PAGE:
Governor Linda Lingle

The leader
of the state

The national Republican Party intends
to showcase isles’ first female governor

Hawaii's governors since statehood
Beginning a new era
The new boss
Governor Lingle's Inaugural address

By Richard Borreca

If Hawaii's governors are remembered for their pioneering positions -- first Japanese American, first native Hawaiian and first Filipino American -- then Linda Lingle continues the tradition as Hawaii's first female governor.

For the record books, she is also the first Jewish Republican woman governor in the nation's history.

But in Hawaii perhaps the most notable first is as the first Republican running the state in 40 years.

"She will have a lot of opportunity. When one party has been in control and inbred for so long, there is a lot of opportunity for a new perspective," said Colorado Gov. Will Owens, chairman of the Republican Governors Association, who took over his state after 24 years of Democratic control.

Owens also sees Lingle playing a role on the GOP's national stage as both a Democratic dragon-slayer and as a new moderate Republican.

Before jumping on the next plane, Lingle said, she wants to make sure that any national appearances pay off back home.

"My primary and overriding commitment is to the people of Hawaii. If I can combine helping them with increasing Hawaii's exposure at a national or international level, or use an appearance to reverse our anti-business reputation, I would take the opportunity," Lingle said.

Owens noted: "We will try to showcase her. We are all excited about Linda's great election."

Others, however, can see that Lingle, who will still operate the state with a Democratic majority in the House and Senate, will have a difficult time.

Lingle will inherit the same anemic economy that dogged her Democratic predecessor, Gov. Ben Cayetano.

The economy, more than any other issue, will shape Lingle's time in office, said Richard Pratt, author of "Hawaii's Politics and Government" and the director of the University of Hawaii Public Administration Program.

"She has difficult issues to deal with. She has a poor economy, and it will be touched by whatever the Bush administration does regarding a war with Iraq," Pratt said. "If the economy is vulnerable and is then shocked by something that her party is linked to, it would tend to make her less popular."

But Lingle said that despite taking over as mayor of Maui at the beginning of the first war with Iraq and the beginning of the state's worst recession, she was able to boost the Maui economy.

Pratt said he has been impressed with the new energy Lingle has pumped into the once moribund Hawaii GOP.

Lingle will need that energy because her campaign promises include supporting the University of Hawaii and helping public education. Both those issues, Pratt figures, require a lot of extra money.

"These are all hard issues, and they are all looking for more money," he said.

Lingle, however, continues to say that her new administration will reform government by cutting spending, curbing waste and increasing accounting oversight.

Lingle, 49, ran for governor four years ago while concluding her second four-year term as mayor of Maui. She lost to Cayetano by less than 6,000 votes and started reshaping the local GOP as party chairwoman.

In 2000, Lingle brought a record 19 Republican legislators into the state House.

This year, she was unable to keep up the GOP House numbers as the minority moved down to 15 representatives. But Lingle's own campaign, which outspent her Democratic opponent 2-to-1, this year was victorious.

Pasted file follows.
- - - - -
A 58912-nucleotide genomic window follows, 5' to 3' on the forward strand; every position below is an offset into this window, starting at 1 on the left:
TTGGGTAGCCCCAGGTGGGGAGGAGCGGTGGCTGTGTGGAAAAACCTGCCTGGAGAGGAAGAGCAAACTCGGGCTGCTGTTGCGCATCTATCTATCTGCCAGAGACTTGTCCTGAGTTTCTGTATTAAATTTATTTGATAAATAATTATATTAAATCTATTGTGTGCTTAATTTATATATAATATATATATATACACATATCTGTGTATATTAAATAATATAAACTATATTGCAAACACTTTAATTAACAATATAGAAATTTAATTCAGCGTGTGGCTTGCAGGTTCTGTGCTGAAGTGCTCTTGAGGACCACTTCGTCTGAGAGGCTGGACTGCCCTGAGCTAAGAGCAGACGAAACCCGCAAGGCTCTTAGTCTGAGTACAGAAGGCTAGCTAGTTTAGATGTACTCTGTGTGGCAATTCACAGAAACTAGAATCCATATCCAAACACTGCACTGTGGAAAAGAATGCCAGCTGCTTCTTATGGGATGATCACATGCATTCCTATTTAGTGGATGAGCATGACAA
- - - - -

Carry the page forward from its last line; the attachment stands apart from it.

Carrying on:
Still, Pratt noted that she actually won with fewer votes gained than she had in 1998, which he figures means many voters simply did not turn out this year.

"What that means is that her future depends on what she is able to do in the next four years," Pratt said.


Hawaii’s governors since statehood



William Quinn


William Quinn was Hawaii's first elected governor and, until the election of Linda Lingle this year, the only Republican elected governor in Hawaii.

Quinn was an attorney. He served only one term, but presided over the change of Hawaii from a territory to a state and guided the transition of many departments into the present governmental structure.

John Burns

Considered to be the founder of the modern Hawaii Democratic Party, John Burns rose from Honolulu police captain to U.S. representative to governor of Hawaii. He died in 1975, after becoming ill, and was unable to fill out his third term.

Burns is considered to be largely responsible for lobbying the Hawaii statehood bill through Congress.

As governor, Burns set in motion a Democratic political dynasty that lasted until this year's election of Lingle.


George Ariyoshi

Born in Honolulu, George Ariyoshi became the nation's first governor of Japanese-American ancestry. Ariyoshi, who was lieutenant governor, became acting governor in October 1973 when Gov. Burns was ill.

Ariyoshi was an attorney and had been first elected to the territorial legislature during the famous 1954 Democratic sweep of Hawaii's electoral positions.

He came into office at the end of Hawaii's post-statehood economic boom and guided the state through its first economic recession.

John Waihee

A private attorney, John Waihee was the first native Hawaiian elected as governor. Waihee benefited from an economic boom due to foreign investment in Hawaii real estate. His term was marked with expansion of state services and state government.

Benjamin Cayetano

Also a private attorney, Benjamin Cayetano served as lieutenant governor under Waihee. He was the nation's first Filipino-American governor.

Most of Cayetano's tenure was marked by economic recessions. Cayetano was active in supporting investigations of Hawaii's high gasoline prices, making changes to the state civil service system and reducing the number of state employees.

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